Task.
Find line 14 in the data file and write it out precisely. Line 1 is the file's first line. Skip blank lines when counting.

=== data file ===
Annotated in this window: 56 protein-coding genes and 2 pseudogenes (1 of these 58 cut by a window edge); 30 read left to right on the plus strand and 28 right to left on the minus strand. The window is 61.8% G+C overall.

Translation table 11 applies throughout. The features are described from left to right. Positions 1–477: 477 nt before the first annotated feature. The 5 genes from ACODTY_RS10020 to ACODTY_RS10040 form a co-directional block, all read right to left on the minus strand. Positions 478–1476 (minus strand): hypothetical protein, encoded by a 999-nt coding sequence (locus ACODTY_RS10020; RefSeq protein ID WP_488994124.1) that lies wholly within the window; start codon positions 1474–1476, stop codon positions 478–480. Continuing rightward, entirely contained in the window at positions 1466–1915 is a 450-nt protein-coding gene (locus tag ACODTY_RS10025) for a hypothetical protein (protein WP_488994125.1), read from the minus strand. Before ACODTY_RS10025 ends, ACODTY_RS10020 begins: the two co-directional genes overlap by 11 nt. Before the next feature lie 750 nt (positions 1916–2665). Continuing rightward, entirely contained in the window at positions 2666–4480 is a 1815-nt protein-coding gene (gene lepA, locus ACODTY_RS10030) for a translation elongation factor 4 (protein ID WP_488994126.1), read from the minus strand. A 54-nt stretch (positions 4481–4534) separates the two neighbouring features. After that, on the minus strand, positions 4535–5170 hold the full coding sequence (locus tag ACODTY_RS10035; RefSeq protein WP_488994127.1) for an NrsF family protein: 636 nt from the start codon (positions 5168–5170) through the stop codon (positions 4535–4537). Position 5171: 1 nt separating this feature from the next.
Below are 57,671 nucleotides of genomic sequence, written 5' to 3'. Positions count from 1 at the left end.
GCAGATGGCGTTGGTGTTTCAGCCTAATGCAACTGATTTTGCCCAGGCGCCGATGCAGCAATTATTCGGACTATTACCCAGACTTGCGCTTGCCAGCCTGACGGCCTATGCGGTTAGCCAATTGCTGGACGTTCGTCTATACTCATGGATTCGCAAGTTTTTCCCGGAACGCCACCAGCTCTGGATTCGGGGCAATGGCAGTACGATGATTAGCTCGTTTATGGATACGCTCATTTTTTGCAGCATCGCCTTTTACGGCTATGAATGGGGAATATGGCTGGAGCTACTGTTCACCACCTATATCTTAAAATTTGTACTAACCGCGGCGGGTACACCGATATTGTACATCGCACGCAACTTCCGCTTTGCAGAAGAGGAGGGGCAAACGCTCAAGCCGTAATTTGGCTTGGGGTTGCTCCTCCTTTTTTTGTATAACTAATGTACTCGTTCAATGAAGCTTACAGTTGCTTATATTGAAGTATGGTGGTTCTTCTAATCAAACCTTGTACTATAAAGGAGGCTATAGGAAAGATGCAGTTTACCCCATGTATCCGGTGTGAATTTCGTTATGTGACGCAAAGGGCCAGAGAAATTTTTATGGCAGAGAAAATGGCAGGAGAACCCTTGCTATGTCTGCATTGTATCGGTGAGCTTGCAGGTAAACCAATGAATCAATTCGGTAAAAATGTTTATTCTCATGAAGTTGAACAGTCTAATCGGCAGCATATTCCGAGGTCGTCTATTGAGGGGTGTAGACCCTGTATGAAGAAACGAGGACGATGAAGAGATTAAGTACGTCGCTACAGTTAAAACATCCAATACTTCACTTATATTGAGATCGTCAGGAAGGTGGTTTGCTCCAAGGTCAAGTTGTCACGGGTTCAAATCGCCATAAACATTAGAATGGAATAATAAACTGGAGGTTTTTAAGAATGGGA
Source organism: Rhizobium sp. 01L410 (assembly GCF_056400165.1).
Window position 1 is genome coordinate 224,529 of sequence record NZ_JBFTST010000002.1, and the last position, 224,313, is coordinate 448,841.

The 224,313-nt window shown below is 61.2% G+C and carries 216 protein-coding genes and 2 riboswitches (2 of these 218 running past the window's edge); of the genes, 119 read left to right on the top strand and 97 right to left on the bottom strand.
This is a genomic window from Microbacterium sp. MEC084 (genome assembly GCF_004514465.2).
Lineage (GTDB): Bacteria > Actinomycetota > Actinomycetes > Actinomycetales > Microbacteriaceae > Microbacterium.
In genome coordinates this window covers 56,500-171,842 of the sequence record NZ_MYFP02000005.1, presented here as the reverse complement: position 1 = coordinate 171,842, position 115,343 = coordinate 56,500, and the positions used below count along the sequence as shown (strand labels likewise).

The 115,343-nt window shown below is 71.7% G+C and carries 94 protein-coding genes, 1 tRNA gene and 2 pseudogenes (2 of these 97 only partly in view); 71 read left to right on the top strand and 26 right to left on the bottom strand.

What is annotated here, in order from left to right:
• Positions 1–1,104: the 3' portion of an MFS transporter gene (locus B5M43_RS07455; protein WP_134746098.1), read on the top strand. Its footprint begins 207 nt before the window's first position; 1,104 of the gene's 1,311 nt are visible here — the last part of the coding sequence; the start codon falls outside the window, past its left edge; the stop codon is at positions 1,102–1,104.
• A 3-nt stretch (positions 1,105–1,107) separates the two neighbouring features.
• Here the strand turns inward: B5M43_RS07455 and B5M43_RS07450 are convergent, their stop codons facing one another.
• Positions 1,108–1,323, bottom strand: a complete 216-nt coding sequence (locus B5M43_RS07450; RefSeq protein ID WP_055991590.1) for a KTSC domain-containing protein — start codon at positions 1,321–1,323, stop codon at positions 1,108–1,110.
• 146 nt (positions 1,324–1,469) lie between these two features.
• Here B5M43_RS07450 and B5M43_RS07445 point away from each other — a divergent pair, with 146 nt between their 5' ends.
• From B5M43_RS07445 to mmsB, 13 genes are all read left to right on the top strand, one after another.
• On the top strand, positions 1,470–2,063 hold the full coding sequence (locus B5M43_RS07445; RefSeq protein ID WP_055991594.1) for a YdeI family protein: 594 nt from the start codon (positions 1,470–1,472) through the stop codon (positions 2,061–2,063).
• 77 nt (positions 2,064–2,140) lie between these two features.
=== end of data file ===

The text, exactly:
• A 3-nt stretch (positions 1,105–1,107) separates the two neighbouring features.